FIG. 5 shows comparison of the rate of formation of glycerol resulting from the transesterification reaction between conventionally mixed and ultrasonically prepared emulsions heated with microwaves. The emulsions are of 9:1 molar ratio of methanol to oil catalyzed by 0.3% sodium hydroxide by weight of oil. The faster rate is indicated in the case of the ultrasonically prepared sample due to the optimization of microwave heating.

FIG. 6 shows GC analysis indicating successful transesterification using 22 kHz ultrasonic emulsification for thirty seconds and microwave superheating to 85° C. for 220 seconds. Sample is of 9:1 molar ratio of methanol to soybean. GL is the byproduct glycerine, ME is a methylester fuel product, MG is a monoglyceride, TG are triglycerides, and DG are diglycerides.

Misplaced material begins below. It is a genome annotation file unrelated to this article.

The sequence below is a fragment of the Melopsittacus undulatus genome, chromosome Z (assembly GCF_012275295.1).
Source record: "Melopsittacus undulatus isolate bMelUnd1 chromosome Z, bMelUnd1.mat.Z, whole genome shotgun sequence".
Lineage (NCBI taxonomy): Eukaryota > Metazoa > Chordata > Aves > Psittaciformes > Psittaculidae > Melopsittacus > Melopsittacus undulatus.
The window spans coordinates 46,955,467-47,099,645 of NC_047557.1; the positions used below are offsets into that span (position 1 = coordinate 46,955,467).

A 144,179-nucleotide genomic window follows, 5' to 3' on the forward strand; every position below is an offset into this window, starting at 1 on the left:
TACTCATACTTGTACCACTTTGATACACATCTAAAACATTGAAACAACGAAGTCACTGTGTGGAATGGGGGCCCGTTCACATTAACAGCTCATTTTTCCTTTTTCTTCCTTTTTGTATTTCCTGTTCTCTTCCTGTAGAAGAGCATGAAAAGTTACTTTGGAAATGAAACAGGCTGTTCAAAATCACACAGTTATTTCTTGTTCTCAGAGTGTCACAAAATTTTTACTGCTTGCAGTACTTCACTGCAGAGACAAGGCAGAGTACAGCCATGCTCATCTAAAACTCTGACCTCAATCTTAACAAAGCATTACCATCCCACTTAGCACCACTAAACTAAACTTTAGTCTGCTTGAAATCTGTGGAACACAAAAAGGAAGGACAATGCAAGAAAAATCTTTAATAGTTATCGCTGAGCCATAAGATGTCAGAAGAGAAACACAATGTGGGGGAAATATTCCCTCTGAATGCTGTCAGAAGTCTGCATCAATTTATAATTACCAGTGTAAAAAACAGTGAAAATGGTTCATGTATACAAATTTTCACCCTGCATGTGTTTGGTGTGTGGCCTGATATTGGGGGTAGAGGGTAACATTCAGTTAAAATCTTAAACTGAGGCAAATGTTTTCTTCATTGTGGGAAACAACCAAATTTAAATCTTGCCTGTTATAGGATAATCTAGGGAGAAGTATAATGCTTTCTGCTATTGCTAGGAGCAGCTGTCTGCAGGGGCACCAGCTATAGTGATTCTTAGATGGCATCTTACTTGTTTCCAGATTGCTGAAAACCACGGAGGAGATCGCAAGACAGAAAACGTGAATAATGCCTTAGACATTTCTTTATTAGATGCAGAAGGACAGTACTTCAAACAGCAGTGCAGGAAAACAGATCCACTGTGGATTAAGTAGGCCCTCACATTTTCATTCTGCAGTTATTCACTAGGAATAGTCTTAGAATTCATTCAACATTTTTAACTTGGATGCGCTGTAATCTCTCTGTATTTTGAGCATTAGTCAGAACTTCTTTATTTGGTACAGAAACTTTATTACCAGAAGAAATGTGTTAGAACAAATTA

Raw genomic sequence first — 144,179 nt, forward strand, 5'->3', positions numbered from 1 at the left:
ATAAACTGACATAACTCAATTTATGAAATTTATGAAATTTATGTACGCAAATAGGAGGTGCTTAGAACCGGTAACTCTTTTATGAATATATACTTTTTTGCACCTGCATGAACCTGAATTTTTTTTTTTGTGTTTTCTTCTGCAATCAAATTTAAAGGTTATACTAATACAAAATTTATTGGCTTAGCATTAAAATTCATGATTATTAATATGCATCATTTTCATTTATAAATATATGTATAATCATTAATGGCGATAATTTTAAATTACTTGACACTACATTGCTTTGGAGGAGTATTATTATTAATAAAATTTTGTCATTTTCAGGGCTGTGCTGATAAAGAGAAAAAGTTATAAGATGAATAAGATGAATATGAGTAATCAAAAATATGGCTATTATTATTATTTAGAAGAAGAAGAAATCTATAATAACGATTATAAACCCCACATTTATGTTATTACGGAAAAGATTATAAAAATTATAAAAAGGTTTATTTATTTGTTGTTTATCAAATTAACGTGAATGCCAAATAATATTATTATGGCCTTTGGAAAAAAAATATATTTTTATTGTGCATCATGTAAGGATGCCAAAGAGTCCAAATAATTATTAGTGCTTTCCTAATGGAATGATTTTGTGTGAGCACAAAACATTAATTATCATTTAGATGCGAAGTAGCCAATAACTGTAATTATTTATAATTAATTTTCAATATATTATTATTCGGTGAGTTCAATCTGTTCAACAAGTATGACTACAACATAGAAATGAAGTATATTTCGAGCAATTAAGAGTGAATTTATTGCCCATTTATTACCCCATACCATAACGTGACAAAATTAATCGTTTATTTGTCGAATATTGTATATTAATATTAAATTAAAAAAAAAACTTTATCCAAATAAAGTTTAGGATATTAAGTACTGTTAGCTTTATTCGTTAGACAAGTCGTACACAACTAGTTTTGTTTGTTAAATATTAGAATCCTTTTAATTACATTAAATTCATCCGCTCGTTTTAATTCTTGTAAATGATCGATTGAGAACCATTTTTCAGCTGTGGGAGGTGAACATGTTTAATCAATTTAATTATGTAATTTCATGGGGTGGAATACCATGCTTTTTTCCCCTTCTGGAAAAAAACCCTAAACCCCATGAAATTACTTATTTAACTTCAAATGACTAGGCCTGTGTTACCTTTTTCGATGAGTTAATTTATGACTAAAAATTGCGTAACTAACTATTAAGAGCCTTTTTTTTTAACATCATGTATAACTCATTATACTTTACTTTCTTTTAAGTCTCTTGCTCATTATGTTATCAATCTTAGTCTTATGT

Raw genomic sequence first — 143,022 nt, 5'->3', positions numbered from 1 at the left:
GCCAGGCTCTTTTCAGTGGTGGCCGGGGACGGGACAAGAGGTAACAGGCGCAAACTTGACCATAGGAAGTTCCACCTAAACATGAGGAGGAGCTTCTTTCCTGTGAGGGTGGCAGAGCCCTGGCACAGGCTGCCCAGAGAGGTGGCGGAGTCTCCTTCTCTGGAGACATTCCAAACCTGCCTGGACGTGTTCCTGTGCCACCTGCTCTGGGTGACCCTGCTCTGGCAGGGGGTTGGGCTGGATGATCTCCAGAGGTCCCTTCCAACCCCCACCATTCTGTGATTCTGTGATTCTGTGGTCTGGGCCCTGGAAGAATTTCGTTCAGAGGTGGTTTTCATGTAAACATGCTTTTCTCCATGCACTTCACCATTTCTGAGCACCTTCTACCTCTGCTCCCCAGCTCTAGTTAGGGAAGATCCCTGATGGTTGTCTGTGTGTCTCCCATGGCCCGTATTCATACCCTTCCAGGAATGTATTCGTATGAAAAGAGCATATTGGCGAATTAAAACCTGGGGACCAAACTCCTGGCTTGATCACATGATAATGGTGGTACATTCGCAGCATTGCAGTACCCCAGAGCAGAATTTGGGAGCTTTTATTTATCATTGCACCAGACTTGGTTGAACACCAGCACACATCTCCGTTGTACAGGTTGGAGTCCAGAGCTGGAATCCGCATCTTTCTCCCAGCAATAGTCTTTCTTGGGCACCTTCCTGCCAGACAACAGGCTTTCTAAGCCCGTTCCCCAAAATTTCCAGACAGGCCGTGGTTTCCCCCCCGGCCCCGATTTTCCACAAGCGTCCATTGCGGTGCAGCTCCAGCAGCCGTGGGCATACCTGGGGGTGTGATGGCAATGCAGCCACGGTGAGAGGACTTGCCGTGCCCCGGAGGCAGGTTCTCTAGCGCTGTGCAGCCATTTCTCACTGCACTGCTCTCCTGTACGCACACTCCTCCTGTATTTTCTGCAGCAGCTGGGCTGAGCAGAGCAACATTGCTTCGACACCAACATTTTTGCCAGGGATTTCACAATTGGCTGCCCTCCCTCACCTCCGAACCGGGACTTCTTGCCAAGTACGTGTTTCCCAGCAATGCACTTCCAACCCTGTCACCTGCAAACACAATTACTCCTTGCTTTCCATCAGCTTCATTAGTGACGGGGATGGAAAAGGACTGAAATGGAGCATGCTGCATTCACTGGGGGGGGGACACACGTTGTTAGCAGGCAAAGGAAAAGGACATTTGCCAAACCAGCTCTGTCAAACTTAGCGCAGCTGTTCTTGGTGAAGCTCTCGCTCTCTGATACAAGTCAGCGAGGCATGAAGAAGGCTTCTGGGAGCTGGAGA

FIG. 7 shows GC analysis indicating successful transesterification using 22 kHz ultrasonic emulsification for thirty seconds and microwave superheating to 85° C. for 220 seconds. Sample is of 9:1 molar ratio of methanol to jatropha seed oil. GL is the byproduct glycerine, ME is a methylester fuel product, MG is a monoglyceride, TG are triglycerides, and DG are diglycerides.

SUMMARY OF THE INVENTION

This invention relates generally to chemical reactions and processes, and in particular to a method for enhancing the rate of a chemical reaction and to apparatus for carrying out the method. The invention more particularly relates to methods and apparatus which utilize microwave and ultrasonic energy to enhance chemical reaction rates; and in specific instances, the invention relates to methods, processes and apparatus for the synthesis of biodiesel fuels. The methods, processes and apparatus of the invention are useful for the synthesis of biodiesel fuels; and also useful for production of reaction products of esterification and/or transesterification reactions including fatty acid alkyl esters.